Flare Stacks in Full Bloom is a collection of eco-feminist poetry set in southeast Texas. This region, sometimes called “Cancer Alley,” is home to the nation’s largest oil refinery. It has also been on the front lines of climate disasters such as Hurricane Harvey, the historic flooding from Tropical Storm Imelda, and just last year, Hurricanes Laura and Delta. It’s a region that feels the tension of climate change: economically, it is dependent on the oil industry, the same industry that poisons its citizens and threatens its lands existence as sea levels rise. Flare Stacks in Full Bloom explores this tension through a chronicle of Hurricane Harvey—before, during, and after the storm, through formal poetry (sonnets, villanelles, and blank verse narratives).
The Margaret Lea Houston Series
from "Flare Stack Eden"
You smell it like a snake, from miles away—
this Eden made of benzene, naphthalene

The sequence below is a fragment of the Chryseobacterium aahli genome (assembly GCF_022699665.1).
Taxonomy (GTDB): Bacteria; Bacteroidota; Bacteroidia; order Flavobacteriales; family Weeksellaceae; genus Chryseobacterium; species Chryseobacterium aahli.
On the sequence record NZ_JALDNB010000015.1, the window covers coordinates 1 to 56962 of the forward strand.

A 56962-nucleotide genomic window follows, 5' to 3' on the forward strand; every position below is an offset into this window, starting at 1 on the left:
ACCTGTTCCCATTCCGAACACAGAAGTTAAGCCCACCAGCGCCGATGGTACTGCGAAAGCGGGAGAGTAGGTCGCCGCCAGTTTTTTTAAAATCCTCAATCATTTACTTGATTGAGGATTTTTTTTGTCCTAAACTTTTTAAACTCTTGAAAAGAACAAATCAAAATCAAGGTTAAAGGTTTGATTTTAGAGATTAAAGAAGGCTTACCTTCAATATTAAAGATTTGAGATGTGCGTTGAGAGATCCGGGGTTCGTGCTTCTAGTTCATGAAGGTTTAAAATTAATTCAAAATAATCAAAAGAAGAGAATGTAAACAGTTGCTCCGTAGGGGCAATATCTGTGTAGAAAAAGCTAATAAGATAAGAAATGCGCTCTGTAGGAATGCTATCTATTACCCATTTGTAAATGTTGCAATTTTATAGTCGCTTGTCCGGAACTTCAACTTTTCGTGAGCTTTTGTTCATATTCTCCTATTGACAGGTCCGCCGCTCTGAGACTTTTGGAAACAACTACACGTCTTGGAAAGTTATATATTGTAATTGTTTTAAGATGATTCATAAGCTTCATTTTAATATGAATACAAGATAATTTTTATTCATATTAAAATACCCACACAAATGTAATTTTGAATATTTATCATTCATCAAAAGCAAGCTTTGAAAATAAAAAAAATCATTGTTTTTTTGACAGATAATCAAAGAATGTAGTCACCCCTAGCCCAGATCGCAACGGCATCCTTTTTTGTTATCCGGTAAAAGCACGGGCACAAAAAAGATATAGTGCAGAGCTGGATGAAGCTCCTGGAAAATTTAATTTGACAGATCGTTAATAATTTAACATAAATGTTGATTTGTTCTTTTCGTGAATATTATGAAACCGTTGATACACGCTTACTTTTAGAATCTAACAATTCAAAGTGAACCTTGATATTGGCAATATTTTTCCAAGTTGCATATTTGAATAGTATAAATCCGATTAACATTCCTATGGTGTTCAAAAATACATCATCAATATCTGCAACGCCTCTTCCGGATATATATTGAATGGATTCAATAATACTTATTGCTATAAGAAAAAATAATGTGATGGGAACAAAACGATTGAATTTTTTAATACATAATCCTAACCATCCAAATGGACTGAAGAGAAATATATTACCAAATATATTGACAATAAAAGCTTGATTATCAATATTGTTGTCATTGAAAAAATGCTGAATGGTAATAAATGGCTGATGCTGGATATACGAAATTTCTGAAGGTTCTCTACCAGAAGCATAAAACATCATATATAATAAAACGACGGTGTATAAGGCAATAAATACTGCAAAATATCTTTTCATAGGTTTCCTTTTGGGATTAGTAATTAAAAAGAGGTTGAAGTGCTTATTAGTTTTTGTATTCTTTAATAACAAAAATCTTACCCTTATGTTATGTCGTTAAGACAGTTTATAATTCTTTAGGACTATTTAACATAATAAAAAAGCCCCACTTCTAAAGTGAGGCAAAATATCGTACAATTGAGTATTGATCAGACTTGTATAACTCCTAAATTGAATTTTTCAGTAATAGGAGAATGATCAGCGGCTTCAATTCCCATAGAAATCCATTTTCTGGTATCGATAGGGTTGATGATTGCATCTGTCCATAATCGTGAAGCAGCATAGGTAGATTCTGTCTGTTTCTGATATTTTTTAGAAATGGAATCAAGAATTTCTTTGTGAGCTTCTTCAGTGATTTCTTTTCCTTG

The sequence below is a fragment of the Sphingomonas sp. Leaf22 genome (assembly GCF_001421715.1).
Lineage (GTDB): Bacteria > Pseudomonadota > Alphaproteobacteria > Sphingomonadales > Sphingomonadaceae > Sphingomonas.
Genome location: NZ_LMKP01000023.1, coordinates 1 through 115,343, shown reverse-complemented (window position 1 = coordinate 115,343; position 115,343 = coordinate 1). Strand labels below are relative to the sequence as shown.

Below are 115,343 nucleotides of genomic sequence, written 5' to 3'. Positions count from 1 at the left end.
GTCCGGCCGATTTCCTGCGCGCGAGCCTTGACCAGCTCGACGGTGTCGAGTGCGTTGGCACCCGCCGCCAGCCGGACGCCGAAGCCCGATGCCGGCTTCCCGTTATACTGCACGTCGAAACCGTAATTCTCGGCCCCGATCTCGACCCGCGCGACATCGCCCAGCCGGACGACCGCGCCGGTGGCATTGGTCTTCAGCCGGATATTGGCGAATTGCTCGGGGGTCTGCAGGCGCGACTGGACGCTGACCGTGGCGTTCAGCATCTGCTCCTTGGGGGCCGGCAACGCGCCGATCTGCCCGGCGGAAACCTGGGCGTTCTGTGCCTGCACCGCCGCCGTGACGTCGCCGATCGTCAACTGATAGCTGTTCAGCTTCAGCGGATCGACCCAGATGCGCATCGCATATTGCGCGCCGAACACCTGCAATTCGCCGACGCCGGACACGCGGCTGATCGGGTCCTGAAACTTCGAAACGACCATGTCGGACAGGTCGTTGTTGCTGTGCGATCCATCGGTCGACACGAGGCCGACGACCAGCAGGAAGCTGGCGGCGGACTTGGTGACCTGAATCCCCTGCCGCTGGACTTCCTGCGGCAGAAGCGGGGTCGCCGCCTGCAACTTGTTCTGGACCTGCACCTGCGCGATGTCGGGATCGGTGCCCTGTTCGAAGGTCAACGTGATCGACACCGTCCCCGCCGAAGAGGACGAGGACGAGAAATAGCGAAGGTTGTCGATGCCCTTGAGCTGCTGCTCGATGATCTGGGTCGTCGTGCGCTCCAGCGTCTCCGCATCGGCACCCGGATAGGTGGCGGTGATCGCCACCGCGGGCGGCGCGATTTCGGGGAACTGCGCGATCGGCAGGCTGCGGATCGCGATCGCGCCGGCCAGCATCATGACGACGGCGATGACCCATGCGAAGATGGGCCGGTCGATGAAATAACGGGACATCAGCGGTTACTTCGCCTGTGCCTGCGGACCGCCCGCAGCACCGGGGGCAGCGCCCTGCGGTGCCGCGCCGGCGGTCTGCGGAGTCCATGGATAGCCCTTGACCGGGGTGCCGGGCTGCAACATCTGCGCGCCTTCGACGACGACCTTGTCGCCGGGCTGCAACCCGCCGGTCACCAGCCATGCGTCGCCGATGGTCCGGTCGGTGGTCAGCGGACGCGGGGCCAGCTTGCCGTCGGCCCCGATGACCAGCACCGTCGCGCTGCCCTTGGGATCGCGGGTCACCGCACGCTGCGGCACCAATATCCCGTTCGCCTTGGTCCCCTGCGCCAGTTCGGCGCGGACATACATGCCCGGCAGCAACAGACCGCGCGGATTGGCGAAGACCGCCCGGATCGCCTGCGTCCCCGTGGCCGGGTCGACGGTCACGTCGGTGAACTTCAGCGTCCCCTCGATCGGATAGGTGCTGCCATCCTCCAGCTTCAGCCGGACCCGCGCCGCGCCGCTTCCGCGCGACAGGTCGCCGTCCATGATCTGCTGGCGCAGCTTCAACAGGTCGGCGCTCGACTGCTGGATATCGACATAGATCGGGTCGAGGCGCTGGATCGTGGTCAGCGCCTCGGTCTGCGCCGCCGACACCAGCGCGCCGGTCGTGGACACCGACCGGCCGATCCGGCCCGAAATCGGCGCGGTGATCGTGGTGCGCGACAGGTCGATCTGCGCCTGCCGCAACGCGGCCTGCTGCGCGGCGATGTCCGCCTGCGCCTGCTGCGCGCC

and gasoline. The smokestack garden never
rests. It works through day and night, like any
forest does. It turns the blood of earth
into the fuel that makes it sing this dusk
chorus of whistles, bells, and whooshing flame.
You look up, imagining these towers
as tupelo trees that scrape the sky.
All around you, pipelines form a labyrinth,
meandering like streams for endless miles.
The whistle blows like Bachman’s sparrow’s song,
beckons your return as you slip on
your work boots once again to toil through
the nightshift, promising a world of green.
Suddenly, a flare stack blooms as quickly
as a burst of evening primrose, fills
the sky with something almost beautiful
in vibrant hues of gold and cherry red.
Standing at the gate in awe, you breathe,
tasting the awful cost of paradise.
About the Author
Published by Texas Review Press